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Perceptions of Job Security in Europe’s Ageing Workforce

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  • Hank, Karsten

    ()

  • Erlinghagen, Marcel

    (Munich Center for the Economics of Aging (MEA))

Abstract

Using data from the 2004 Survey of Health, Ageing and Retirement in Europe, this paper investigates older workers’ perceptions of job security in eleven countries. We describe cross-national patterns and estimate multilevel models to analyse individual and societal determinants of self-perceived job security in the older labour force. While there are considerable cross-country variations around a median value of 23% of workers aged 50 or older ranking their job security as poor, none of our suggested macro-level variables – labour force participation rate, employment protection legislation, mean level of general social trust, and proportion disapproving of working beyond age 70 – bears statistically significant associations with individuals’ job security. Future research should aim at identifying statistically more powerful indicators of the supposed multilevel relationship between social context and older workers’ perceptions of job security. Moreover, supplementary findings indicate that further attention should be paid to the gender dimension of job insecurity.

Suggested Citation

  • Hank, Karsten & Erlinghagen, Marcel, 1970. "Perceptions of Job Security in Europe’s Ageing Workforce," MEA discussion paper series 09176, Munich Center for the Economics of Aging (MEA) at the Max Planck Institute for Social Law and Social Policy.
  • Handle: RePEc:mea:meawpa:09176
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    References listed on IDEAS

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    1. Karsten Hank, 2004. "Effects of Early Life Family Events on Women’s Late Life Labour Market Behaviour: An Analysis of the Relationship between Childbearing and Retirement in Western Germany," MEA discussion paper series 04047, Munich Center for the Economics of Aging (MEA) at the Max Planck Institute for Social Law and Social Policy.
    2. Marcel Erlinghagen & Karsten Hank, 2005. "Participation of Older Europeans in Volunteer Work," MEA discussion paper series 05071, Munich Center for the Economics of Aging (MEA) at the Max Planck Institute for Social Law and Social Policy.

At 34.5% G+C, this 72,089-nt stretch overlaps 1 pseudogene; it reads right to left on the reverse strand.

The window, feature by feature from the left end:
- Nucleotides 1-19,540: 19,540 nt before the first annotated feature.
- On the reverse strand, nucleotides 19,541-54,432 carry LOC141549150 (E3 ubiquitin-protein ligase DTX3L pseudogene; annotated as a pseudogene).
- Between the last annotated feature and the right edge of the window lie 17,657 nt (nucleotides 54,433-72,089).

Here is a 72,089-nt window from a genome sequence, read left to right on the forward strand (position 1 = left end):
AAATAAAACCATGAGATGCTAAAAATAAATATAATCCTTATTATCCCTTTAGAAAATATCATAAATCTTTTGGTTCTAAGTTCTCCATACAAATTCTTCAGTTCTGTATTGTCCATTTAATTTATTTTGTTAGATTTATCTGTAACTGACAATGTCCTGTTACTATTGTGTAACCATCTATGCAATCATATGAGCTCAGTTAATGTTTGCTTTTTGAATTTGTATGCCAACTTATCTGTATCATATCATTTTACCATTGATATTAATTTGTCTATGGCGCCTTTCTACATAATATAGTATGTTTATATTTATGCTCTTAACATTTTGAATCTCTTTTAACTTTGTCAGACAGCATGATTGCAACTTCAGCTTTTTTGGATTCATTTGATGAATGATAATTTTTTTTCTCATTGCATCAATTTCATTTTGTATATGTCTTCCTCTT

3. Green, Francis & Felstead, Alan & Burchell, Brendan, 2000. " Job Insecurity and the Difficulty of Regaining Employment: An Empirical Study of Unemployment Expectations," Oxford Bulletin of Economics and Statistics, Department of Economics, University of Oxford, vol. 62(0), pages 855-883, Special I.
    4. Agar Brugiavini & Tullio Jappelli & Guglielmo Weber, 2002. "The Survey on Health, Aging and Wealth," CSEF Working Papers 86, Centre for Studies in Economics and Finance (CSEF), University of Naples, Italy.
    5. Jonathan Gruber & David A. Wise, 2004. "Social Security Programs and Retirement around the World: Micro-Estimation," NBER Books, National Bureau of Economic Research, Inc, number grub04-1, April.
    6. van Dalen, H.P. & Henkens, C.J.I.M. & Schippers, J.J., 2009. "Dealing with older workers in Europe : A comparative survey of employers' attitudes and actions," Other publications TiSEM d12ad3e9-29ab-4a83-b61e-d, Tilburg University, School of Economics and Management.
    7. Royalty, Anne Beeson, 1998. "Job-to-Job and Job-to-Nonemployment Turnover by Gender and Education Level," Journal of Labor Economics, University of Chicago Press, vol. 16(2), pages 392-443, April.
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